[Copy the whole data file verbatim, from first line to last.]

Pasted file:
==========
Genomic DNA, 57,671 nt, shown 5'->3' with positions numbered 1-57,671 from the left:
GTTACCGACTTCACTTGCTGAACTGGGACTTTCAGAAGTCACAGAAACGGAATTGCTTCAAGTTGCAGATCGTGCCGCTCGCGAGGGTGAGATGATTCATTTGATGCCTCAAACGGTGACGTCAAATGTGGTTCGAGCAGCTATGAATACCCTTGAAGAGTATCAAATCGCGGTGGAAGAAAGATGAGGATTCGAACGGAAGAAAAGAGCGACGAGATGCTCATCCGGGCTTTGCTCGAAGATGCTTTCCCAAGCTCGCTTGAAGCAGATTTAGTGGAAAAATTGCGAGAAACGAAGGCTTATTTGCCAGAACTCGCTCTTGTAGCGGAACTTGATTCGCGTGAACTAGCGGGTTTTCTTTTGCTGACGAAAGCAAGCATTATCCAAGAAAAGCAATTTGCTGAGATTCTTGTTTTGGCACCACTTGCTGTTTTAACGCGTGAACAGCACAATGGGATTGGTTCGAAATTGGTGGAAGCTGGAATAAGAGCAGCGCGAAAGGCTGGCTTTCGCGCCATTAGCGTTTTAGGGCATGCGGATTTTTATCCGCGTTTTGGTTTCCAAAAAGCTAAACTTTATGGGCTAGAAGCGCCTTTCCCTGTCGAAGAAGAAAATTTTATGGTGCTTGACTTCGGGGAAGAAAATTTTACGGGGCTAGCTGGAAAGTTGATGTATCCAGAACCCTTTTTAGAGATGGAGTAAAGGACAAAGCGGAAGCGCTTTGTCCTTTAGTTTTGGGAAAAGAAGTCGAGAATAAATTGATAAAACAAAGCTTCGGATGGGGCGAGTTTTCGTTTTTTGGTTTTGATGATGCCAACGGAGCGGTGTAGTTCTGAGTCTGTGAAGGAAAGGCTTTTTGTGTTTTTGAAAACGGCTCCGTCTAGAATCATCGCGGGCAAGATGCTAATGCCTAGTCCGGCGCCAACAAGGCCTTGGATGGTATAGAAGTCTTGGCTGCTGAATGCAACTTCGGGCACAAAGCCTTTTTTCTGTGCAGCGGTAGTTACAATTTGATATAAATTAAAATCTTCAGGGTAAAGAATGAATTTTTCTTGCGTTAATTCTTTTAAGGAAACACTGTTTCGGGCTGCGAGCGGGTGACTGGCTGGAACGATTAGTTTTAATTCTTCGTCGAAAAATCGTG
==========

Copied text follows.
Genomic DNA, 57,671 nt, shown 5'->3' with positions numbered 1-57,671 from the left:
GTTACCGACTTCACTTGCTGAACTGGGACTTTCAGAAGTCACAGAAACGGAATTGCTTCAAGTTGCAGATCGTGCCGCTCGCGAGGGTGAGATGATTCATTTGATGCCTCAAACGGTGACGTCAAATGTGGTTCGAGCAGCTATGAATACCCTTGAAGAGTATCAAATCGCGGTGGAAGAAAGATGAGGATTCGAACGGAAGAAAAGAGCGACGAGATGCTCATCCGGGCTTTGCTCGAAGATGCTTTCCCAAGCTCGCTTGAAGCAGATTTAGTGGAAAAATTGCGAGAAACGAAGGCTTATTTGCCAGAACTCGCTCTTGTAGCGGAACTTGATTCGCGTGAACTAGCGGGTTTTCTTTTGCTGACGAAAGCAAGCATTATCCAAGAAAAGCAATTTGCTGAGATTCTTGTTTTGGCACCACTTGCTGTTTTAACGCGTGAACAGCACAATGGGATTGGTTCGAAATTGGTGGAAGCTGGAATAAGAGCAGCGCGAAAGGCTGGCTTTCGCGCCATTAGCGTTTTAGGGCATGCGGATTTTTATCCGCGTTTTGGTTTCCAAAAAGCTAAACTTTATGGGCTAGAAGCGCCTTTCCCTGTCGAAGAAGAAAATTTTATGGTGCTTGACTTCGGGGAAGAAAATTTTACGGGGCTAGCTGGAAAGTTGATGTATCCAGAACCCTTTTTAGAGATGGAGTAAAGGACAAAGCGGAAGCGCTTTGTCCTTTAGTTTTGGGAAAAGAAGTCGAGAATAAATTGATAAAACAAAGCTTCGGATGGGGCGAGTTTTCGTTTTTTGGTTTTGATGATGCCAACGGAGCGGTGTAGTTCTGAGTCTGTGAAGGAAAGGCTTTTTGTGTTTTTGAAAACGGCTCCGTCTAGAATCATCGCGGGCAAGATGCTAATGCCTAGTCCGGCGCCAACAAGGCCTTGGATGGTATAGAAGTCTTGGCTGCTGAATGCAACTTCGGGCACAAAGCCTTTTTTCTGTGCAGCGGTAGTTACAATTTGATATAAATTAAAATCTTCAGGGTAAAGAATGAATTTTTCTTGCGTTAATTCTTTTAAGGAAACACTGTTTCGGGCTGCGAGCGGGTGACTGGCTGGAACGATTAGTTTTAATTCTTCGTCGAAAAATCGTG